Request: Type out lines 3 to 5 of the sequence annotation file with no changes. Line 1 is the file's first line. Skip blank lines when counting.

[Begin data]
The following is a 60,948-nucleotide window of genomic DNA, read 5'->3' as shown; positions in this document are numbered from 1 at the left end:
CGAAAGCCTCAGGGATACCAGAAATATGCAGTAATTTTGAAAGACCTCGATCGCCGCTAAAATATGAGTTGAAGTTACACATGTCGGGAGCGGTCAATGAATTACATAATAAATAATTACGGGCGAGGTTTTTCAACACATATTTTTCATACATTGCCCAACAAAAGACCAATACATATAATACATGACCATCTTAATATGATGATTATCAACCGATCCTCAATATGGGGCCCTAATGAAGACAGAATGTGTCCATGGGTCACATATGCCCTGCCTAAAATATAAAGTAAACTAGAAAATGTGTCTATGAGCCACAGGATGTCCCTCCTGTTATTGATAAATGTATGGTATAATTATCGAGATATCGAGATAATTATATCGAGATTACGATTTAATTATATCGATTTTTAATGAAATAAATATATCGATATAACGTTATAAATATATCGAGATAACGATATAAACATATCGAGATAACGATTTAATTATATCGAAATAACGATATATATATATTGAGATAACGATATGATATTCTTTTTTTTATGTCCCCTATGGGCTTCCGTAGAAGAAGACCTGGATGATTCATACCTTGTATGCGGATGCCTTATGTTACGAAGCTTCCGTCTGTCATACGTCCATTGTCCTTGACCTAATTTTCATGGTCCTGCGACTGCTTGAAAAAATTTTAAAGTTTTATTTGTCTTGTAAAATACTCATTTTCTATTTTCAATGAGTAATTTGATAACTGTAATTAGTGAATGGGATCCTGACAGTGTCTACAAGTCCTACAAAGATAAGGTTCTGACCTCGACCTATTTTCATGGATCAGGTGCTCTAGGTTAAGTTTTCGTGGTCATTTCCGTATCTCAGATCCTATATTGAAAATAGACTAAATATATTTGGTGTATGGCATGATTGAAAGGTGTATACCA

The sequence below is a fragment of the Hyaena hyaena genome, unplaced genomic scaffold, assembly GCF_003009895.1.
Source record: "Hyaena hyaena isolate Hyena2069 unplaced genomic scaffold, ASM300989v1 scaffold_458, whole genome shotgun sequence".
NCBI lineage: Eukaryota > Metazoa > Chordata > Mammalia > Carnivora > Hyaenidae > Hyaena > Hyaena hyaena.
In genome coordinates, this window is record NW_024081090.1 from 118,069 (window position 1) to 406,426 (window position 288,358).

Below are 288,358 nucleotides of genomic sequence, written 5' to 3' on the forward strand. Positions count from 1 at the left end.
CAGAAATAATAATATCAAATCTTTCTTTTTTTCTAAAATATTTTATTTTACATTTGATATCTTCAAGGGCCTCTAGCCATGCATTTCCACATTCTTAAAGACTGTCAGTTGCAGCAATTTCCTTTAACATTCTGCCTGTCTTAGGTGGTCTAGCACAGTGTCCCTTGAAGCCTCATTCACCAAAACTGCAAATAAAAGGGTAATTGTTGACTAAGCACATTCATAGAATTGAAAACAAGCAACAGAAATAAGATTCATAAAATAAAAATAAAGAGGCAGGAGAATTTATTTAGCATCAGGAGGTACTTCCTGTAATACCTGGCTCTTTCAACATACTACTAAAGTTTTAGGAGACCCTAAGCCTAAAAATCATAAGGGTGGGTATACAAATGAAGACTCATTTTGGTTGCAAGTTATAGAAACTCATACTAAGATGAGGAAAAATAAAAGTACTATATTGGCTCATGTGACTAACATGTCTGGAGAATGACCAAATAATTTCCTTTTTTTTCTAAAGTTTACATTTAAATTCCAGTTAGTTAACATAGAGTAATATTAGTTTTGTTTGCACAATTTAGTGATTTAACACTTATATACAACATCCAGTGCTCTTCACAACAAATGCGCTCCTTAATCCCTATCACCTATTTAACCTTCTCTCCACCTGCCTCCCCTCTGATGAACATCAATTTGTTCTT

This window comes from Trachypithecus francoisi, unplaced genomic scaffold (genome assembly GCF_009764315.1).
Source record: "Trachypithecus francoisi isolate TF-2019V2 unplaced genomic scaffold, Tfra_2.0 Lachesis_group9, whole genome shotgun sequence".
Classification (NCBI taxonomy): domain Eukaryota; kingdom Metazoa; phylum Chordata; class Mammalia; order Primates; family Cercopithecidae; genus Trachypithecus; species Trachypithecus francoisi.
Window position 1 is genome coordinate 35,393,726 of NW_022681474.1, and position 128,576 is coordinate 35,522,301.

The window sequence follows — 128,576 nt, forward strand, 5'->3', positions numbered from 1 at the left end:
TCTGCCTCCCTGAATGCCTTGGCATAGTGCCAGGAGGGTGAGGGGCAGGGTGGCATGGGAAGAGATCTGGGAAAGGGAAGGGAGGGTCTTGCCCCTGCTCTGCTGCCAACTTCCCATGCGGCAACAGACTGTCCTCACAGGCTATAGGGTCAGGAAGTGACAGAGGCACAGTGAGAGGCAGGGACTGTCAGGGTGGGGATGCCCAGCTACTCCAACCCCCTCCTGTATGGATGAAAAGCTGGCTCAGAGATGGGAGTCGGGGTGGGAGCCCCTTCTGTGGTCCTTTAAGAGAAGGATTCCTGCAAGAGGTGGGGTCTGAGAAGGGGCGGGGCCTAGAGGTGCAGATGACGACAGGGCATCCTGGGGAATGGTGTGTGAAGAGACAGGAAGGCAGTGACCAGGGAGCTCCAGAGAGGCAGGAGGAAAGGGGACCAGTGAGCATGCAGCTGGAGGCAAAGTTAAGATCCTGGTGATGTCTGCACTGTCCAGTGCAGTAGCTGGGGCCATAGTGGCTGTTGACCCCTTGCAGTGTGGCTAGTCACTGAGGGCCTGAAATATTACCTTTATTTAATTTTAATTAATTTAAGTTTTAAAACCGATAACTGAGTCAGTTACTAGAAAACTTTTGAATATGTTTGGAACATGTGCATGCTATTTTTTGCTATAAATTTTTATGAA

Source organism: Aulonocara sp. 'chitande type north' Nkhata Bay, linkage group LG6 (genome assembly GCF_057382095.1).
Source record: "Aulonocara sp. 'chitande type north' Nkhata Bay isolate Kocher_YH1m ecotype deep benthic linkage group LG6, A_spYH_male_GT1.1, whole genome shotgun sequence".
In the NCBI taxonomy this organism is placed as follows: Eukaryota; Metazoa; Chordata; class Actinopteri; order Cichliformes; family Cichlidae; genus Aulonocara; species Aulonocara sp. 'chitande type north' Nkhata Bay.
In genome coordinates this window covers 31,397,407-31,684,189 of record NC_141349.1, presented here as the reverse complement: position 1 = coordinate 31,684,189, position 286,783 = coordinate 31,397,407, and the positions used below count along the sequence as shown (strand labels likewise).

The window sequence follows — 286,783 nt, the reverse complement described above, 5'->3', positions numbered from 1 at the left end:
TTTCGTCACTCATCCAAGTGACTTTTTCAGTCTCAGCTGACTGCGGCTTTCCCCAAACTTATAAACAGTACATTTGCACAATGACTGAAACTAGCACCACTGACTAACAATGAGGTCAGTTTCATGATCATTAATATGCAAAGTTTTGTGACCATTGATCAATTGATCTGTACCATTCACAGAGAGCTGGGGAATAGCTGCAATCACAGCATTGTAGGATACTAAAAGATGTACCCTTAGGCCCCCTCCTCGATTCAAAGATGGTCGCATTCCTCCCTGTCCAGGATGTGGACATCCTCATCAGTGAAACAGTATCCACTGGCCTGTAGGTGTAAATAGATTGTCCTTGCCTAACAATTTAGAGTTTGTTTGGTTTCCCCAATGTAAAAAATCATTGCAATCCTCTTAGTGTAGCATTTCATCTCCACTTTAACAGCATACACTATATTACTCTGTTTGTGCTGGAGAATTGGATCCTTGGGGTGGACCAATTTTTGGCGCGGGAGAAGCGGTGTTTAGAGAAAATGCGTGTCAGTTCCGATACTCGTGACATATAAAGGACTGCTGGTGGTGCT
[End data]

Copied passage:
The sequence below is a fragment of the Hyaena hyaena genome, unplaced genomic scaffold, assembly GCF_003009895.1.
Source record: "Hyaena hyaena isolate Hyena2069 unplaced genomic scaffold, ASM300989v1 scaffold_458, whole genome shotgun sequence".
NCBI lineage: Eukaryota > Metazoa > Chordata > Mammalia > Carnivora > Hyaenidae > Hyaena > Hyaena hyaena.